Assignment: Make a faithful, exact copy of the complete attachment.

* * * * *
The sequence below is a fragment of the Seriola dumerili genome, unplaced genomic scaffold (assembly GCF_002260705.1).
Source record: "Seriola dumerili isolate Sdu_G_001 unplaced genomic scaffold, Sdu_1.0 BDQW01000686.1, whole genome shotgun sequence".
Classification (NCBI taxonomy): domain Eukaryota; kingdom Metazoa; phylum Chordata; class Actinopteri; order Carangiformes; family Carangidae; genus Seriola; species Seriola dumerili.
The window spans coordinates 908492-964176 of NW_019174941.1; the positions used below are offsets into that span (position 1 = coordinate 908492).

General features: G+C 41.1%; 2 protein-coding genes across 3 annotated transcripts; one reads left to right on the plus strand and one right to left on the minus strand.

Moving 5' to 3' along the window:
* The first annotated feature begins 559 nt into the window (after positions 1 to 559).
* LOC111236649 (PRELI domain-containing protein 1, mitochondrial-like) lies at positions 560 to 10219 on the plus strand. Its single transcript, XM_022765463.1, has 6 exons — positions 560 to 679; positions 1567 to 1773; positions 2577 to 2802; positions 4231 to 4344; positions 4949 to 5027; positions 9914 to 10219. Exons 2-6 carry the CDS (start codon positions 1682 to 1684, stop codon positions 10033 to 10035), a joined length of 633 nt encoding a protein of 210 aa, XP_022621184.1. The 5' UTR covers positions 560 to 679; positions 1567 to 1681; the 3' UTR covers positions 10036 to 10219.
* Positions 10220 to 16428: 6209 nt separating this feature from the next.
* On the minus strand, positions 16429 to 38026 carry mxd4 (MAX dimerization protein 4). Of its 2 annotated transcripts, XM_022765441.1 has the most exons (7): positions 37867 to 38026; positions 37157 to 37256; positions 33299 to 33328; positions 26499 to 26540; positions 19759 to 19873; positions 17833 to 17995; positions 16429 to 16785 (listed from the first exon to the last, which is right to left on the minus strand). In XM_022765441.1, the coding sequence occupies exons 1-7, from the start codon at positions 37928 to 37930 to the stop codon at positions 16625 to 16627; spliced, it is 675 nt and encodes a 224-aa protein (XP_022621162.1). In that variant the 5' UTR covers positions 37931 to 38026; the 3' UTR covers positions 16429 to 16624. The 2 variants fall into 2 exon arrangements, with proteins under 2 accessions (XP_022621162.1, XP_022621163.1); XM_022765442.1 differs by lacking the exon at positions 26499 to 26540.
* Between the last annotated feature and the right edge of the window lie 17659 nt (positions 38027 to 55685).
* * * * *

The sequence below is a fragment of the Seriola dumerili genome, unplaced genomic scaffold (assembly GCF_002260705.1).
Source record: "Seriola dumerili isolate Sdu_G_001 unplaced genomic scaffold, Sdu_1.0 BDQW01000686.1, whole genome shotgun sequence".
Classification (NCBI taxonomy): domain Eukaryota; kingdom Metazoa; phylum Chordata; class Actinopteri; order Carangiformes; family Carangidae; genus Seriola; species Seriola dumerili.
The window spans coordinates 908492-964176 of NW_019174941.1; the positions used below are offsets into that span (position 1 = coordinate 908492).

General features: G+C 41.1%; 2 protein-coding genes across 3 annotated transcripts; one reads left to right on the plus strand and one right to left on the minus strand.

Moving 5' to 3' along the window:
* The first annotated feature begins 559 nt into the window (after positions 1 to 559).
* LOC111236649 (PRELI domain-containing protein 1, mitochondrial-like) lies at positions 560 to 10219 on the plus strand. Its single transcript, XM_022765463.1, has 6 exons — positions 560 to 679; positions 1567 to 1773; positions 2577 to 2802; positions 4231 to 4344; positions 4949 to 5027; positions 9914 to 10219. Exons 2-6 carry the CDS (start codon positions 1682 to 1684, stop codon positions 10033 to 10035), a joined length of 633 nt encoding a protein of 210 aa, XP_022621184.1. The 5' UTR covers positions 560 to 679; positions 1567 to 1681; the 3' UTR covers positions 10036 to 10219.
* Positions 10220 to 16428: 6209 nt separating this feature from the next.
* On the minus strand, positions 16429 to 38026 carry mxd4 (MAX dimerization protein 4). Of its 2 annotated transcripts, XM_022765441.1 has the most exons (7): positions 37867 to 38026; positions 37157 to 37256; positions 33299 to 33328; positions 26499 to 26540; positions 19759 to 19873; positions 17833 to 17995; positions 16429 to 16785 (listed from the first exon to the last, which is right to left on the minus strand). In XM_022765441.1, the coding sequence occupies exons 1-7, from the start codon at positions 37928 to 37930 to the stop codon at positions 16625 to 16627; spliced, it is 675 nt and encodes a 224-aa protein (XP_022621162.1). In that variant the 5' UTR covers positions 37931 to 38026; the 3' UTR covers positions 16429 to 16624. The 2 variants fall into 2 exon arrangements, with proteins under 2 accessions (XP_022621162.1, XP_022621163.1); XM_022765442.1 differs by lacking the exon at positions 26499 to 26540.
* Between the last annotated feature and the right edge of the window lie 17659 nt (positions 38027 to 55685).